Agriculture and Human Capital in Economic Growth: Farmers, Schooling and Nutrition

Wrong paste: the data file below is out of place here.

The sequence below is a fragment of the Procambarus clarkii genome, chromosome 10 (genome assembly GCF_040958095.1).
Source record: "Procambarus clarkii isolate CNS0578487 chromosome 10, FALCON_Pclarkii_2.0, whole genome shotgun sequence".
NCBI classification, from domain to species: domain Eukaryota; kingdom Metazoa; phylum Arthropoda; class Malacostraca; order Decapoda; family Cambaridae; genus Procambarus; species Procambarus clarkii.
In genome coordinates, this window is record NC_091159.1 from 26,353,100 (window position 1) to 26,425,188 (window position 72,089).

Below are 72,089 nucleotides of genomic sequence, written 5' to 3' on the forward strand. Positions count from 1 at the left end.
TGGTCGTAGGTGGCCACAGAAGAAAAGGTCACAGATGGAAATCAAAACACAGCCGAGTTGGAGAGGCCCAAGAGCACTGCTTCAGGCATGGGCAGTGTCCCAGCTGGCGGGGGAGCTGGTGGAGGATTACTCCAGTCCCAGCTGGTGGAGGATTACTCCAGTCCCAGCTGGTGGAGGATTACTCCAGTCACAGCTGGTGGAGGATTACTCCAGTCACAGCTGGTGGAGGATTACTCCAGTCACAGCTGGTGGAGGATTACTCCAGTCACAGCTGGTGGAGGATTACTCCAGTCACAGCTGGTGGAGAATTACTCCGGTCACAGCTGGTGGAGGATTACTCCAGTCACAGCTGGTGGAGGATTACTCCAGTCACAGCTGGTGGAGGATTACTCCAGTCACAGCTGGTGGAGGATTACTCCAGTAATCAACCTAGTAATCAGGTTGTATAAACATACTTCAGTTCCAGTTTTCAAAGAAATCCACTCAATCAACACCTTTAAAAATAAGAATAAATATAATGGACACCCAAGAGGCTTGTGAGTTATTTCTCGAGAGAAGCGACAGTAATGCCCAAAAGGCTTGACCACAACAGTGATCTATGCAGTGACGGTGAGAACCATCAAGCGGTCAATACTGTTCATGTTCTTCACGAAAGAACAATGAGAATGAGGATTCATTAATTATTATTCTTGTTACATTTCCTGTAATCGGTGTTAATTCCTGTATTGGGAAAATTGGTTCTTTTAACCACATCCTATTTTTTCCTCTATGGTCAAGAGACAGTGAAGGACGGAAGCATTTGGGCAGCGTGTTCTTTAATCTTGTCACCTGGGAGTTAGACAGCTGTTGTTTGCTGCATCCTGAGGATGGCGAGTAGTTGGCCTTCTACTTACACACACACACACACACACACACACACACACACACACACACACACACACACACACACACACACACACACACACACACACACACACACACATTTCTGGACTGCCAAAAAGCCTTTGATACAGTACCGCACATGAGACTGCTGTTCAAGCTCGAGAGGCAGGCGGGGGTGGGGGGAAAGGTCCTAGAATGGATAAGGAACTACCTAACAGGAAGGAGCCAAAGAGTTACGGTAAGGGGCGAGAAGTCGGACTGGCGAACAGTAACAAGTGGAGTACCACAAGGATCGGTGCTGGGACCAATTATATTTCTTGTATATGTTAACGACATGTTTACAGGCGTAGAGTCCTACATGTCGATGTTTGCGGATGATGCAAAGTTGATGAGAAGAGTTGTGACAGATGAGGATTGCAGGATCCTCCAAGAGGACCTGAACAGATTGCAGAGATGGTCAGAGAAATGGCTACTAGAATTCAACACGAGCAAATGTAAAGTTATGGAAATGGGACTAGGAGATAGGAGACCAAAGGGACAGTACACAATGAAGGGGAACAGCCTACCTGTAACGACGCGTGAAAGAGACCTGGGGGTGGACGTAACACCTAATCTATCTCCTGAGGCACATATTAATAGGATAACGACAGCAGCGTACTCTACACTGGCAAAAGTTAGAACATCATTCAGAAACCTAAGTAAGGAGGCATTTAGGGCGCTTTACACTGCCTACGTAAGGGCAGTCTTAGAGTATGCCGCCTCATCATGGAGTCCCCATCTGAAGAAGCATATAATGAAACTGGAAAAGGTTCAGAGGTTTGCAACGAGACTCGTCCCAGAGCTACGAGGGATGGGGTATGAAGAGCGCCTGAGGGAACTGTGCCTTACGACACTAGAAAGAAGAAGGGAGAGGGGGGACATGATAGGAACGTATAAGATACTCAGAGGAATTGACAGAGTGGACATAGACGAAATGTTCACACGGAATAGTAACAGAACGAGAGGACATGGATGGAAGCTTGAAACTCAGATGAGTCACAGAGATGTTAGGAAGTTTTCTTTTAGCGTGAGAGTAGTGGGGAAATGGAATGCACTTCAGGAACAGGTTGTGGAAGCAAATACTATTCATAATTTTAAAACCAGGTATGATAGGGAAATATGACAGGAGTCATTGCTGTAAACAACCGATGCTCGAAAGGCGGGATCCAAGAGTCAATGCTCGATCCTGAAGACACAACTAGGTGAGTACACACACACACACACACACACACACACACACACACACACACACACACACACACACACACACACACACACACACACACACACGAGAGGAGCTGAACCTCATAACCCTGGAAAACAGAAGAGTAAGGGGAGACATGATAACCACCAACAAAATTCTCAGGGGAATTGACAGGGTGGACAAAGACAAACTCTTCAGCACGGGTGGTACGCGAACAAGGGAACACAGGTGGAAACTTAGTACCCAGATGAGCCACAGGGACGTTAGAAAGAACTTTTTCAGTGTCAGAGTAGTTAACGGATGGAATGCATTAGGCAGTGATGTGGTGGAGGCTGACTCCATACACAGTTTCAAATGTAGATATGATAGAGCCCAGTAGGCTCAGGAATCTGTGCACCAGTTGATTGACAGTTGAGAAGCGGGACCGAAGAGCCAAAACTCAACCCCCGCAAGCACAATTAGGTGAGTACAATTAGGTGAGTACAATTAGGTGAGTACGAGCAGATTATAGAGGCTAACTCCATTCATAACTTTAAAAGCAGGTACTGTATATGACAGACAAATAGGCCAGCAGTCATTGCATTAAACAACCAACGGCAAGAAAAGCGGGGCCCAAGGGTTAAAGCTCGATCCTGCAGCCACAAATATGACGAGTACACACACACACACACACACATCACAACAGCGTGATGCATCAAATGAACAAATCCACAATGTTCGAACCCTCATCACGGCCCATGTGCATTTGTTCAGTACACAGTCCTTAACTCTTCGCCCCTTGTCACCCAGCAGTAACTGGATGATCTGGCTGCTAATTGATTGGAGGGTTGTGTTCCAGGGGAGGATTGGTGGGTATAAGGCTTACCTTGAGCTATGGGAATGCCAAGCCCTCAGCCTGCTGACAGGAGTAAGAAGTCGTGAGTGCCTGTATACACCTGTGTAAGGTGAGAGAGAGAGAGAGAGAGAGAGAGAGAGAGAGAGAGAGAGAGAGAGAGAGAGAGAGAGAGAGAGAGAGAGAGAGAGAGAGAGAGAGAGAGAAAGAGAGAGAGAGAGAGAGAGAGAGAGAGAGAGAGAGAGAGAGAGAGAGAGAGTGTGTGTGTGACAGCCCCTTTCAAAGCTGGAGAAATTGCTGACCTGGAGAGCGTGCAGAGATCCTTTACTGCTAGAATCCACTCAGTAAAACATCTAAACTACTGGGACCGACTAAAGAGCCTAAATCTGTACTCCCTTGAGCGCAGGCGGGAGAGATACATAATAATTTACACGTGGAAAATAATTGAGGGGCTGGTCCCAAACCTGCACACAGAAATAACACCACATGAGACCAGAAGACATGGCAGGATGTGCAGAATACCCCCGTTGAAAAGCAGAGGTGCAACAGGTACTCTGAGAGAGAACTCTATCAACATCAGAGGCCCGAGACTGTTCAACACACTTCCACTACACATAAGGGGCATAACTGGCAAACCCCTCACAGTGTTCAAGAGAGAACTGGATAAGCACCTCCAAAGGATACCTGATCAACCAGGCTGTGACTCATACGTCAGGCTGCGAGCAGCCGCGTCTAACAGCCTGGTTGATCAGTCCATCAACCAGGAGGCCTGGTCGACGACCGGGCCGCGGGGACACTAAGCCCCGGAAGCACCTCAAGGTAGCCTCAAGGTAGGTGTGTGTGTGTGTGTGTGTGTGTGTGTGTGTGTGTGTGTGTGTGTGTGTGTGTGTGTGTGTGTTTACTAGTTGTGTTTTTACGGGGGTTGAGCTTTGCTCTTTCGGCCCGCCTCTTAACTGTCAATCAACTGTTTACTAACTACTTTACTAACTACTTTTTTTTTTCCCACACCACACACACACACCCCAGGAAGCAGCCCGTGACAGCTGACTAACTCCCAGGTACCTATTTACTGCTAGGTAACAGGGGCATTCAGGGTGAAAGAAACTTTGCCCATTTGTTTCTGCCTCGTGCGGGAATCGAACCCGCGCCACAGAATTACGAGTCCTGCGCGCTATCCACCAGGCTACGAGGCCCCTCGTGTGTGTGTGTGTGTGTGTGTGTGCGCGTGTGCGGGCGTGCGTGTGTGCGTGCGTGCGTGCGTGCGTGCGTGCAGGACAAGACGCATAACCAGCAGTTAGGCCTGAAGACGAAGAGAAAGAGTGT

This survey reviews the existing literature, identifying the contribution of agriculture, schooling, and nutrition to economic growth and development over time and across countries. Particular attention is paid to the roles of improvements in agricultural technology and of the human capital of farmers and farm people. Macroeconomic and microeconomic evidence related to the interactions between human capital, productivity and health are explored. Most of the world's growth in population, labor productivity and real income per capita have occurred over the past 250 years. We show that for most countries, development is a process of conversion from primarily agrarian economies to urban industrial and service economies. The evidence is that positive technology shocks to agriculture have played a key role in igniting a transition from traditional to modern agriculture and to long-term economic growth in almost all countries. Improvements in agricultural technologies improve labor productivity and create surplus agricultural labor that can provide workers for the growing urban areas. In some cases, improved nutrition helps raise labor productivity and allows individuals to work for longer hours, which makes human capital investments more attractive. The induced improvements in the skill level of a population have major implications for raising living standards, improving health standards, and altering time allocation decisions. In most currently poor and middle income countries, improved schooling has been more important than improved nutrition or caloric intake in explaining recent economic growth. Nevertheless, the poorest countries of the world continue to have a large share of their labor force in agriculture, and growth cannot occur until they experience their own agricultural transformation.
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